Locating windfarms close to stud farms could threaten the Irish thoroughbred industry, which employs about 14,000 people, according to a submission made to the Department of the Environment.
The Irish Thoroughbred Breeders’ Association, the Irish Jockeys’ Association, the Irish Racehorse Trainers’ Association, and the Association of Irish Racehorse Owners have warned that wind turbines, if not “placed at a suitable and appropriate distance” will pose a “very real risk” that could threaten international investment in the Irish horse industry.
The submission states that “the proposed developments will be a significant deterrent to future funding and support from overseas investors, who are integral to the industry”.
The trainers said young horses being broken and ridden for the first time are most vulnerable to wind turbine and pylon noise.
“They are very easily spooked by shadow or noise. Internationally, these projects aren’t sited by stud farms or training yards,” said Joe Osbourne, managing director of Kildangan Stud in Kildare.
The four organisations argue that the industry contributed over €1bn to the Irish economy in 2012 and provide jobs in rural areas with little other investment.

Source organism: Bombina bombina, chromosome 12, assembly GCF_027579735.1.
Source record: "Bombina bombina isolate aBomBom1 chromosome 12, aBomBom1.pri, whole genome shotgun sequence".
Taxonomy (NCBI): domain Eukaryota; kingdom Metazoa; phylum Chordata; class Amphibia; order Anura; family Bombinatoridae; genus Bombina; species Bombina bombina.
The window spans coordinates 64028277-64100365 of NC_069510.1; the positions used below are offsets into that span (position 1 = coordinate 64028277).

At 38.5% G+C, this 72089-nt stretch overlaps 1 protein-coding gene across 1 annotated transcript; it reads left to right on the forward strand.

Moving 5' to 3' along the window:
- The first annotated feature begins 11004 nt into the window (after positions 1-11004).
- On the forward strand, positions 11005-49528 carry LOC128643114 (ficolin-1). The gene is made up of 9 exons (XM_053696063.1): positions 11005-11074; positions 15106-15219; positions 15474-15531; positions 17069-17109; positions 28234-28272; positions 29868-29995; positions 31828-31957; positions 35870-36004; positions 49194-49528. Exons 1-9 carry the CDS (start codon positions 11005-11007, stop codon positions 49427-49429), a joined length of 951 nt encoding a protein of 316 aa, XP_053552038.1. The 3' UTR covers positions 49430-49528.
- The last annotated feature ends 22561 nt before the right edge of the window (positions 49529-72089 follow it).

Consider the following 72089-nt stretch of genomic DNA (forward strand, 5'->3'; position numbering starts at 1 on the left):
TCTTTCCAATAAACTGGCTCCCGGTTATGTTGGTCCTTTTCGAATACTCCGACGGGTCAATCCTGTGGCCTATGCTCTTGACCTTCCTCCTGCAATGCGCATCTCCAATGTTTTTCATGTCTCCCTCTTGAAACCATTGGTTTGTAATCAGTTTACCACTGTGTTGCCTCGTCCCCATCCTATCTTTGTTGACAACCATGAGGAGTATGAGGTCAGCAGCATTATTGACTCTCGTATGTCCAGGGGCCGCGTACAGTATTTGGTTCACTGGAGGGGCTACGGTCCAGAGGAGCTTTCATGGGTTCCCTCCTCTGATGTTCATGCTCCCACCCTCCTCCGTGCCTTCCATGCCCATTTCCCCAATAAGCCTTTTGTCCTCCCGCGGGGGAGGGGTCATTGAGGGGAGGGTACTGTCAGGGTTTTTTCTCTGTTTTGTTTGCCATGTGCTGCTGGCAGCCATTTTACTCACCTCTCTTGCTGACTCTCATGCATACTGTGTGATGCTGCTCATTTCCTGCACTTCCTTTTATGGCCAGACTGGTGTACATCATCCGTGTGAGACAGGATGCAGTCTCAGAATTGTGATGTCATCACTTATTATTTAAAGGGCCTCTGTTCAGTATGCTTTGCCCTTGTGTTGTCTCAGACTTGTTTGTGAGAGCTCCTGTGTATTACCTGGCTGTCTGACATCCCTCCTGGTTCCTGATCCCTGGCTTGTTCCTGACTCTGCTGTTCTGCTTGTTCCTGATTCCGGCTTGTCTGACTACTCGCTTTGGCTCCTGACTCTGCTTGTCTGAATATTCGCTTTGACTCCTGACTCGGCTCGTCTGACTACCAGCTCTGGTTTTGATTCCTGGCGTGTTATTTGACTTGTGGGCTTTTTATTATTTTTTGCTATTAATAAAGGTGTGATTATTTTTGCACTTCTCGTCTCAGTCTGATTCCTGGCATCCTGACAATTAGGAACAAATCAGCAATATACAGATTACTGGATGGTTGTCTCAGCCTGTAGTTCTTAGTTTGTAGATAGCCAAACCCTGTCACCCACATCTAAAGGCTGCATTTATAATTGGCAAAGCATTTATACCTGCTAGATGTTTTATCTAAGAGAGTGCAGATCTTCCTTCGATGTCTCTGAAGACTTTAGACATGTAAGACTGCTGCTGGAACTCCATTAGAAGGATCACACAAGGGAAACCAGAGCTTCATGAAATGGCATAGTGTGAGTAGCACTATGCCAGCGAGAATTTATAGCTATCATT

“Bearing in mind thoroughbred horses’ highly evolved flight response and their particular sensitivity to perceived visual or auditory threats, the organisations’ main concerns are for the safety of thoroughbred horses and personnel due to the very real risk of thoroughbreds being adversely affected as a result of a turbines being located directly within their range of vision or audibility,” the submission states.
David Redvers, a bloodstock agent, has said he is currently sourcing potential farms on which to base operations for Sheikh Fahad al-Thani of Qatar.
“It’s with regret that we read of the plans to allow the construction of large numbers of electro-turbines and pylons in the areas traditionally associated with quality Irish stud land,” Mr Redvers said.
“Developments of this kind are not conducive to the raising of top-quality bloodstock in the areas in which they are built. Therefore, we will be maintaining a watching brief regarding our future investments in Ireland.”
As part of the joint submission to the consultation on wind energy guidelines, Mr Osborne said: “Investments in the industry in this country cannot be taken for granted. It is therefore a key objective of the [four groups] that wind-turbine proposals should be placed at a suitable and appropriate distance from the nearest stud farm, stable, or training yard, where necessary, to prevent negative impact on thoroughbred operations.
“Any new guidelines should consider thoroughbred operations as being given special status in consideration of windfarm applications.”
Proposed guidelines from the Department of the Environment suggest retaining the recommended 500m setback distance between wind turbines and the nearest dwelling.
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